October 8, 2017 by Robert Franklin, Esq, Member, National Board of Directors, National Parents Organization
This article appearing as it does in The Guardian, we wouldn’t expect to make a lot of sense or to challenge ideas routinely expressed in The Guardian, but even so, it’s pretty weak tea (The Guardian, 10/2/17). It seeks readers’ sympathies for women (and perhaps a few men) who are “involuntarily” childless. Or not. Sometimes it’s hard to tell what the author, Stefanie Marsh, is talking about, a fact that I suspect is no accident.
Now, I understand that there are people who genuinely desire having children and, for some legitimate reason, can’t. And some of them are wise enough and moral enough to refuse the blandishments of the “single mothers by choice” crowd who don’t much care about the welfare of children raised without two parents. Those people indeed do have a measure of sympathy from me.
But seriously, “involuntarily” childless? What Marsh and her various interviewees actually mean is that, for whatever reason, the women didn’t reproduce. I know that because virtually anyone, female or male, can obtain a child. Women of course have more options than do men, but, regardless of sex, virtually any responsible adult can have a child. There are literally millions of parentless children throughout the world who truly need to be adopted and the sooner the better. For women, there are sperm banks and for both men and women there’s surrogacy, although the latter is more expensive than a lot of people can afford.
So Marsh’s lead interviewee, Jody Day, calls herself “involuntarily” childless, but isn’t. She has no children for one reason only – she wanted to procreate herself and, for reasons only hinted at, didn’t. The article says she was in her 40s when she ended a “bad, long-term relationship,” but nowhere lets readers in on why she stayed long in a bad relationship. Had she not, perhaps she would have had the child she so desires.
More importantly, it never tells us why she never did the kind, loving, responsible thing – adopting a child who has no parents. Again, there are countless millions of those kids worldwide. Marsh never mentions the fact because to do so would interfere with her narrative of Day and others like her as objects of our sympathy.
That willingness to absolve her interviewees of all responsibility for their actions (or inactions) Marsh extends even to men, surely a first for The Guardian. She mentions a man who wanted to be a father, but maintained a relationship with an older woman who was childless and had no intention of having kids. To his credit, the man doesn’t present himself as a victim of someone else. He weighed his options and decided his adult relationship was more important to him than his desire for a child. In short, he’s not “involuntarily” childless.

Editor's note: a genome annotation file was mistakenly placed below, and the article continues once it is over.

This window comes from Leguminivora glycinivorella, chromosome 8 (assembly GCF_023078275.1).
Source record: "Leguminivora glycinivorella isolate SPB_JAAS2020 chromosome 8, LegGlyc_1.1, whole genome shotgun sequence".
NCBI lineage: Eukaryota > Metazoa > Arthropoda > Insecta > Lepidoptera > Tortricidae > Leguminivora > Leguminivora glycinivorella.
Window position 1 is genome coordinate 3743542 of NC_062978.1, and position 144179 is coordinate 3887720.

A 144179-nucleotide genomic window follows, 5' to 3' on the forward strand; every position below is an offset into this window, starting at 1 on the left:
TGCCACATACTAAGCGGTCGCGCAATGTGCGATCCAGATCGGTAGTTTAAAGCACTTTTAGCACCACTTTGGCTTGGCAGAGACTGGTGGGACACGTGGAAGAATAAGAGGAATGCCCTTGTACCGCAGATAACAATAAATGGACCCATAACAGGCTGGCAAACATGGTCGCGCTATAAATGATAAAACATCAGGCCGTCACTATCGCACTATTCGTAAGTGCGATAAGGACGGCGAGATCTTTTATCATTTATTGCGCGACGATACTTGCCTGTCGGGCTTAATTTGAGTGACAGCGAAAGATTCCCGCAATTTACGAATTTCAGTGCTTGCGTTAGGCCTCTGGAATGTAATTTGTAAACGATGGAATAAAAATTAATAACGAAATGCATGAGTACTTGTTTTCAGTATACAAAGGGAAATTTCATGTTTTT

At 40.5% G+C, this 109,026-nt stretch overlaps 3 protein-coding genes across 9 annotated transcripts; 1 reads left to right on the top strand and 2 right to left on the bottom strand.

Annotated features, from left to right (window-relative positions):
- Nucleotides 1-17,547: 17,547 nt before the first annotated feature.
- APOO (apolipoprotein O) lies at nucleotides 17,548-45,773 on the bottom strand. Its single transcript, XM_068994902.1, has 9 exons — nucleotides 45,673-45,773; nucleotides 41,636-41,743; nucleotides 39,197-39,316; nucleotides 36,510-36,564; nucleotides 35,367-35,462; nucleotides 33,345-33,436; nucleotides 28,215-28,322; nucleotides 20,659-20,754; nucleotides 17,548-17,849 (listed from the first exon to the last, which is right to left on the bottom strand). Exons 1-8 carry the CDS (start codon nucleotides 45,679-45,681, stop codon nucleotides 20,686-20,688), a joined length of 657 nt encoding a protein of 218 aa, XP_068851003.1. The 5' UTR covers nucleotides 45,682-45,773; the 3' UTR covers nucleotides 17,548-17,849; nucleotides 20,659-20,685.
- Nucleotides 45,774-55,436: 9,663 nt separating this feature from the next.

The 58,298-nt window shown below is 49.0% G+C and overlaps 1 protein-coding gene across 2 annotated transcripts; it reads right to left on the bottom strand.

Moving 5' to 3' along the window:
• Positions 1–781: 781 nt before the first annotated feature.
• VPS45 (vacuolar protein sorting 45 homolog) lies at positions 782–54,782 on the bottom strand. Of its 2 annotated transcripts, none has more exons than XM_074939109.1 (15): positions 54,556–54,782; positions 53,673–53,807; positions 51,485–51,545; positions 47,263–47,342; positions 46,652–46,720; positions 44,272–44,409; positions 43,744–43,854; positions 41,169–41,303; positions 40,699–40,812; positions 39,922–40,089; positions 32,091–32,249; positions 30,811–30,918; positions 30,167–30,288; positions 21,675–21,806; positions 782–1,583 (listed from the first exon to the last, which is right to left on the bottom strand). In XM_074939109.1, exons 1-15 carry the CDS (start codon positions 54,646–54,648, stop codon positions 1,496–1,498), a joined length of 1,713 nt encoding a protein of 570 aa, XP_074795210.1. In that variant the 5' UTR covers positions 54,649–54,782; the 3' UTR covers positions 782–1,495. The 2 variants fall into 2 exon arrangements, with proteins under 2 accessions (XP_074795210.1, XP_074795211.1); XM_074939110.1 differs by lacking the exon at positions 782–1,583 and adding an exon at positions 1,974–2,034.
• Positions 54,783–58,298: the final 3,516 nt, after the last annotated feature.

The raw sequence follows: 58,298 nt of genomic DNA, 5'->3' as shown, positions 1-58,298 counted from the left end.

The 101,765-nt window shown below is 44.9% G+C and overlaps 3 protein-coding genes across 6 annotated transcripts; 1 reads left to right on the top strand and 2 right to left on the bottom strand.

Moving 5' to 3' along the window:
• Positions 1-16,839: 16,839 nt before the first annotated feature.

Nor does Marsh mention that old bugaboo of women – feminism. That’s not surprising given that The Guardian would never criticize that movement. But the simple fact is that feminism has been campaigning against women having children and valuing motherhood above paid work for many decades now. Likewise, it’s long characterized men as worthless abusers best avoided by women. And of course, according to feminists past and present, the family is the seat of oppression of women.
All that has had its effects on both women and men. If Day and her colleagues don’t have a child, one likely reason is that they’ve absorbed the feminist message on men and families. That led them to bypass opportunities they might otherwise have taken in favor of those less ultimately to their liking.
But The Guardian is nothing if not a cheerleader for everything feminist, including the consistent denigration of men and masculinity. And no article appearing therein is likely to say the obvious – that unhappy, childless women owe at least some of their sad situation to the very culture war enthusiastically participated in by The Guardian.
The simple truth is that women who reach menopause without having given birth can still have a child if they so desire. But, in typical Guardian fashion, the article never mentions the fact, preferring to characterize the women as victims of something unsaid, to (a) providing a solution (adoption) to their problem and (b) giving a home, nurture, love and a good life to a child who desperately needs all four.
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